Not keeping accurate records about project and business expenses can make it seem as if there is more cash in the business than there actually is.
Incorrectly accounting for deposits on projects can also backfire. When you receive a deposit at the beginning of a job, your expenses for the job have not yet been recorded, so your cash balance includes money that is probably already committed to expenses that aren’t yet showing on the books.

Don’t Get Caught Short

To stay on top of cash flow:

• Keep accurate business records and remember that competent Bookkeepers are good business investments.
Be clear about your payment terms with your clients & stay on top of your collection process. A good bookkeeper can help with that too.
Run credit checks on your clients before extending them credit. If they can’t pay you, their cash flow problem will quickly become yours.


Avoid Cash Flow Woes

Managing your business’ cash flow is as important as watching your bottom line.  Small businesses and startups operate on tight budgets and sometimes shoestrings, so cash management is critical for survival.

Two of the most common pitfalls that occur with cash flow are:

Mistaking Cash Flow for Profit

This usually affects businesses that receive substantial deposit money upfront (e.g., construction), but that aren’t accounting for job costing and deposits correctly. When business is busy and a lot of upfront money is flowing in, owners can easily overspend and then be caught short of cash at the end of the project.

Mistaking Profit for Cash Flow

Focusing only on the bottom line without keeping a close eye on cash flow can destroy a business. A cash flow crunch happens when a business’ accounts receivable and accounts payable age on incompatible timelines. For example, if your collections from clients age substantially, but your payments to vendors are due quickly, you can end up in a cash flow squeeze that can bring your business to its financial knees.

Avoiding a Cash Flow Crisis

There are a number of ways you can stay on top of your cash flow. It starts with keeping accurate and up-to-date financial records and reviewing them at least monthly. Better yet, review your customer accounts receivable aging weekly to make sure customers are paying you on a timely basis. Keep an eye on your Accounts Payable aging too. If your accounts payable shows that your business is starting to accumulate a bunch of overdue bills, it indicates a cash flow problem.

Good record-keeping is critical to managing a healthy business. Hiring a bookkeeper to handle this task for you can be an excellent investment on two counts: you’ll have a timely and accurate financial picture and you can spend your time building your business, instead of attempting to keep up with collections, orders, purchases and job costing minutiae at midnight.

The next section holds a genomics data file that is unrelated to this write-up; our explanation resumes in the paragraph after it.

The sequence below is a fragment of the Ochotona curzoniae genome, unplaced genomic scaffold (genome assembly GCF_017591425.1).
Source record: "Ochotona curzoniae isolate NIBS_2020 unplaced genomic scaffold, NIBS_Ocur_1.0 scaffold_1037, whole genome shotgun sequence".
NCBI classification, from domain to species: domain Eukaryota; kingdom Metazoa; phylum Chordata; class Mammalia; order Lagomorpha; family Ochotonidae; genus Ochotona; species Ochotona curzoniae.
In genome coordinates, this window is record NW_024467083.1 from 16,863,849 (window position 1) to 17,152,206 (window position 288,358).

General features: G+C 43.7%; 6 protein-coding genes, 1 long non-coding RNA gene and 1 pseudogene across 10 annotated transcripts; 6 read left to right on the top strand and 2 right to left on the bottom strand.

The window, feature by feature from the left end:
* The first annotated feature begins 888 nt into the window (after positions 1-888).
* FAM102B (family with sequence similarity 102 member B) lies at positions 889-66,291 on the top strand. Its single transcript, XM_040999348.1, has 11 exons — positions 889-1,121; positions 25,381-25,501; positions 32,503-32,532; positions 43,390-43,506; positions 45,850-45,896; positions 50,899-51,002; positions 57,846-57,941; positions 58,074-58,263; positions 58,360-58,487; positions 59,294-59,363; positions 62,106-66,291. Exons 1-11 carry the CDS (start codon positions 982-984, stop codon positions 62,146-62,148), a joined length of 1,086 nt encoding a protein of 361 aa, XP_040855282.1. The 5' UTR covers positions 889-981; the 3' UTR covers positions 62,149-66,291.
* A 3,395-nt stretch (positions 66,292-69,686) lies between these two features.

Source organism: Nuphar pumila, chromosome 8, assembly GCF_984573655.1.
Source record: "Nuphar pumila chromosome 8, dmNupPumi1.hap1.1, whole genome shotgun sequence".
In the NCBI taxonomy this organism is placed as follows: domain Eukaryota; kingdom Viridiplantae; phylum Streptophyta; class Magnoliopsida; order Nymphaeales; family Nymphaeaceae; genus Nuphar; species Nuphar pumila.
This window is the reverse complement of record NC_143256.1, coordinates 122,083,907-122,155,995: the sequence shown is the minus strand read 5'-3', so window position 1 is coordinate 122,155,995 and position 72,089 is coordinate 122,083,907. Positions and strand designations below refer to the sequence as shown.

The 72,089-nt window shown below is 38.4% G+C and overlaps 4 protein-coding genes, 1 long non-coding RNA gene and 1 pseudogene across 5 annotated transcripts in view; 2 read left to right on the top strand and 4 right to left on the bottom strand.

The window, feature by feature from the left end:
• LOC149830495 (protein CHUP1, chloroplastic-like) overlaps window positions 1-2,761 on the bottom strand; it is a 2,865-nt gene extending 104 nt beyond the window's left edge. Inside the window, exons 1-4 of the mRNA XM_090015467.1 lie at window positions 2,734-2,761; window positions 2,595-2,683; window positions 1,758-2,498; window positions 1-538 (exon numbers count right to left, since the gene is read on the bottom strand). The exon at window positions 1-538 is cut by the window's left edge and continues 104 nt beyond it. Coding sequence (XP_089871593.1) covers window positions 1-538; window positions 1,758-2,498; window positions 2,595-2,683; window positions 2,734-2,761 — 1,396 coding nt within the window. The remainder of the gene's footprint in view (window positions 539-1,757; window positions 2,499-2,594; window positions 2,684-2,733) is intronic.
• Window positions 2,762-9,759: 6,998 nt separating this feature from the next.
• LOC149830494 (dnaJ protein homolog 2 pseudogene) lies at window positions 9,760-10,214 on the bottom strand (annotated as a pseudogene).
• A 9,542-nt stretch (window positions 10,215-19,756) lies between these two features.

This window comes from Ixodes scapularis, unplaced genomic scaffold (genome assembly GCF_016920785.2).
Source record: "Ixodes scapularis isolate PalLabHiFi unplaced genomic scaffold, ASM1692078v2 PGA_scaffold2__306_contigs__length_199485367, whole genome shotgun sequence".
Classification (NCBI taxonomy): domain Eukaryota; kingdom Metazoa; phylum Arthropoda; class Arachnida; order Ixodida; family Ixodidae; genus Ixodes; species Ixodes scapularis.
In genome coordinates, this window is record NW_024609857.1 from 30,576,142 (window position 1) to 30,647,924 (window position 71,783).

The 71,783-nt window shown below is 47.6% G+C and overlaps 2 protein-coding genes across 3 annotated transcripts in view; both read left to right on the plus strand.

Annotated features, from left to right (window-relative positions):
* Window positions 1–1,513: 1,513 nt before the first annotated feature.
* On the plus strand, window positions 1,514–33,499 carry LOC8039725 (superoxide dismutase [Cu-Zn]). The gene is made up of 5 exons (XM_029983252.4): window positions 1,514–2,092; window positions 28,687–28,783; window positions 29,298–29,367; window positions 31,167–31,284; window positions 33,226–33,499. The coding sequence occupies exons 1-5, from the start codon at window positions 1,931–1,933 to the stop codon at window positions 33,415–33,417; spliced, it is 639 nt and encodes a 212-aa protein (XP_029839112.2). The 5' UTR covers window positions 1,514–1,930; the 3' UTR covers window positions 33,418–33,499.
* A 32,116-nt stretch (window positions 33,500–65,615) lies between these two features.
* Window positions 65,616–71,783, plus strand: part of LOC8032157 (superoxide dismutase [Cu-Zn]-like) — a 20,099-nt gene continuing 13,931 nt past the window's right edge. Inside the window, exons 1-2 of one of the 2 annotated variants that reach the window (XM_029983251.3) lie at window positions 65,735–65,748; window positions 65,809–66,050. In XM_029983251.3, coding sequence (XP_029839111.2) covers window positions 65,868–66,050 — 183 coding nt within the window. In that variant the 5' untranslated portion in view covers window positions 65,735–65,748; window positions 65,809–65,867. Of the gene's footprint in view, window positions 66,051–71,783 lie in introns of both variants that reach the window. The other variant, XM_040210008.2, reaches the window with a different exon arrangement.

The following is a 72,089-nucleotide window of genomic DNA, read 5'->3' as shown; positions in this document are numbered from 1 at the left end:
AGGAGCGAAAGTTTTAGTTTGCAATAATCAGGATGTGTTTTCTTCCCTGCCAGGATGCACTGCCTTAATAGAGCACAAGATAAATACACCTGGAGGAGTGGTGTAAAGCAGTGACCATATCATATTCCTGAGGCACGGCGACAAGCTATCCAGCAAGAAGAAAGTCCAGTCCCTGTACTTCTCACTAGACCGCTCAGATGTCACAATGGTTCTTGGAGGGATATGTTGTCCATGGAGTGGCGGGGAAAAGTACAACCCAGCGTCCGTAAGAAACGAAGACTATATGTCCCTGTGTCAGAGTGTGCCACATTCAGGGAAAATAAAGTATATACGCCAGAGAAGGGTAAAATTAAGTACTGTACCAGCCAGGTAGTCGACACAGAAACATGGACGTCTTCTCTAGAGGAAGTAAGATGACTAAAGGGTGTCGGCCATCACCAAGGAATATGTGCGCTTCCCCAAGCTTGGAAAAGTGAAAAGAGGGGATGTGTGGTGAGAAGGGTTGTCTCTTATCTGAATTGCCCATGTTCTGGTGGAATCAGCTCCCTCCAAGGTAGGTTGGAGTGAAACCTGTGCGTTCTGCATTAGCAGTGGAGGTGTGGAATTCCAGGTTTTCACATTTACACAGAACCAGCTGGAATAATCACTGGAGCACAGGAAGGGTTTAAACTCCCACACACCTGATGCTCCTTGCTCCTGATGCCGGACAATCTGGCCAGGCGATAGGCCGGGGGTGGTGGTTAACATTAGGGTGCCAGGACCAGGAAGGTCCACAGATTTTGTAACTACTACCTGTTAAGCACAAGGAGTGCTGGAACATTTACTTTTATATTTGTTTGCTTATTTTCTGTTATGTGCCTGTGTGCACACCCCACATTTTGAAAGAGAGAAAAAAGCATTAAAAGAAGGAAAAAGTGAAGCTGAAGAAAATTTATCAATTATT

Speeding Up Accounts Receivable Collections

paid invoiceAll business owners know that collecting money from customers can sometimes be a frustrating and lengthy process.  This can be particularly tricky in a service or consulting business.
When selling products, businesses often collect a deposit or get paid in advance before shipping but consultants tend to bill after their services are rendered. This means you effectively don’t have any leverage with your client. And if you don’t have someone else doing your accounts receivable collecting, you are also placed in in the uncomfortable position of pursuing a client over a bill at the same time you may be pitching them for new business.

There are a several techniques that can help.
1.  Get a retainer up front if you can and apply it to the final invoice, not the first.
2.  For a fixed fee project, break the project’s deliverables down into billable sections and send the bill in a timely fashion so that you don’t go too much further in the project without being paid for the work already done.
3.  Accept credit cards so that it is easy for your client to pay. This can be particularly effective when dealing with other small business owners when their cash flow is tight.
The downside of using credit cards is that you’ll be subject to fees. But that’s just a cost of doing business and can be calculated easily when you are deciding whether or not to offer this. If you don’t already accept credit cards, a fast and easy way to do so is with a PayPal business account. It allows you to accept all major credit cards and you can even invoice your clients directly through PayPal via email. The information can be downloaded directly into your QuickBooks accounting file and easily transferred to your bank account.